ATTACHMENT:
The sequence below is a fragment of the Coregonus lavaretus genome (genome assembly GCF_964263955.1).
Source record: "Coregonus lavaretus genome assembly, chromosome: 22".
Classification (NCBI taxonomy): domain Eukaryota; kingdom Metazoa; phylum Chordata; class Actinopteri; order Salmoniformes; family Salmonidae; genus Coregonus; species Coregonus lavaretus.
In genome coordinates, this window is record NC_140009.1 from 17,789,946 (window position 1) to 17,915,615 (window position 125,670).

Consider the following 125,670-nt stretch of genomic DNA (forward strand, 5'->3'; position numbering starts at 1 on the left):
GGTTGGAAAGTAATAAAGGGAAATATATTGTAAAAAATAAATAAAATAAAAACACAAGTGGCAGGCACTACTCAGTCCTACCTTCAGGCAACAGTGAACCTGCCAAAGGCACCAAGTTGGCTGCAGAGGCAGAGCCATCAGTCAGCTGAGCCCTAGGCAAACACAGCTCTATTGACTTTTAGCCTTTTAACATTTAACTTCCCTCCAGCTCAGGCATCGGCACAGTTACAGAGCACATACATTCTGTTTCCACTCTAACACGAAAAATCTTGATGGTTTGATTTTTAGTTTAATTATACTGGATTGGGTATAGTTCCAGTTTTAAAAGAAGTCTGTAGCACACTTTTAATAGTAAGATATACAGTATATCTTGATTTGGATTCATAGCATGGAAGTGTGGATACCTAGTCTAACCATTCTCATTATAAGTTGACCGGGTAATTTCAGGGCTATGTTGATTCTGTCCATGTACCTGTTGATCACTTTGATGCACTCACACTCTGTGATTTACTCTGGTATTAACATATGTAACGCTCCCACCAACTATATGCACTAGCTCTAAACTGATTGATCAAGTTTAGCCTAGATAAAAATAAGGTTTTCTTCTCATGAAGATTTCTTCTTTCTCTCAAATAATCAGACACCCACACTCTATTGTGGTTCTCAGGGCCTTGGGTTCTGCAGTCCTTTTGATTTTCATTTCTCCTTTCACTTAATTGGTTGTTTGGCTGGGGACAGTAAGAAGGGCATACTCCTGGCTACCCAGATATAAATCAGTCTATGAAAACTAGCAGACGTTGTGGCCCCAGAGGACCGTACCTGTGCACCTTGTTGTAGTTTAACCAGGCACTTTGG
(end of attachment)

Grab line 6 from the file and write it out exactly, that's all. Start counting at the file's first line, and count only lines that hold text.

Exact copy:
GGTTGGAAAGTAATAAAGGGAAATATATTGTAAAAAATAAATAAAATAAAAACACAAGTGGCAGGCACTACTCAGTCCTACCTTCAGGCAACAGTGAACCTGCCAAAGGCACCAAGTTGGCTGCAGAGGCAGAGCCATCAGTCAGCTGAGCCCTAGGCAAACACAGCTCTATTGACTTTTAGCCTTTTAACATTTAACTTCCCTCCAGCTCAGGCATCGGCACAGTTACAGAGCACATACATTCTGTTTCCACTCTAACACGAAAAATCTTGATGGTTTGATTTTTAGTTTAATTATACTGGATTGGGTATAGTTCCAGTTTTAAAAGAAGTCTGTAGCACACTTTTAATAGTAAGATATACAGTATATCTTGATTTGGATTCATAGCATGGAAGTGTGGATACCTAGTCTAACCATTCTCATTATAAGTTGACCGGGTAATTTCAGGGCTATGTTGATTCTGTCCATGTACCTGTTGATCACTTTGATGCACTCACACTCTGTGATTTACTCTGGTATTAACATATGTAACGCTCCCACCAACTATATGCACTAGCTCTAAACTGATTGATCAAGTTTAGCCTAGATAAAAATAAGGTTTTCTTCTCATGAAGATTTCTTCTTTCTCTCAAATAATCAGACACCCACACTCTATTGTGGTTCTCAGGGCCTTGGGTTCTGCAGTCCTTTTGATTTTCATTTCTCCTTTCACTTAATTGGTTGTTTGGCTGGGGACAGTAAGAAGGGCATACTCCTGGCTACCCAGATATAAATCAGTCTATGAAAACTAGCAGACGTTGTGGCCCCAGAGGACCGTACCTGTGCACCTTGTTGTAGTTTAACCAGGCACTTTGG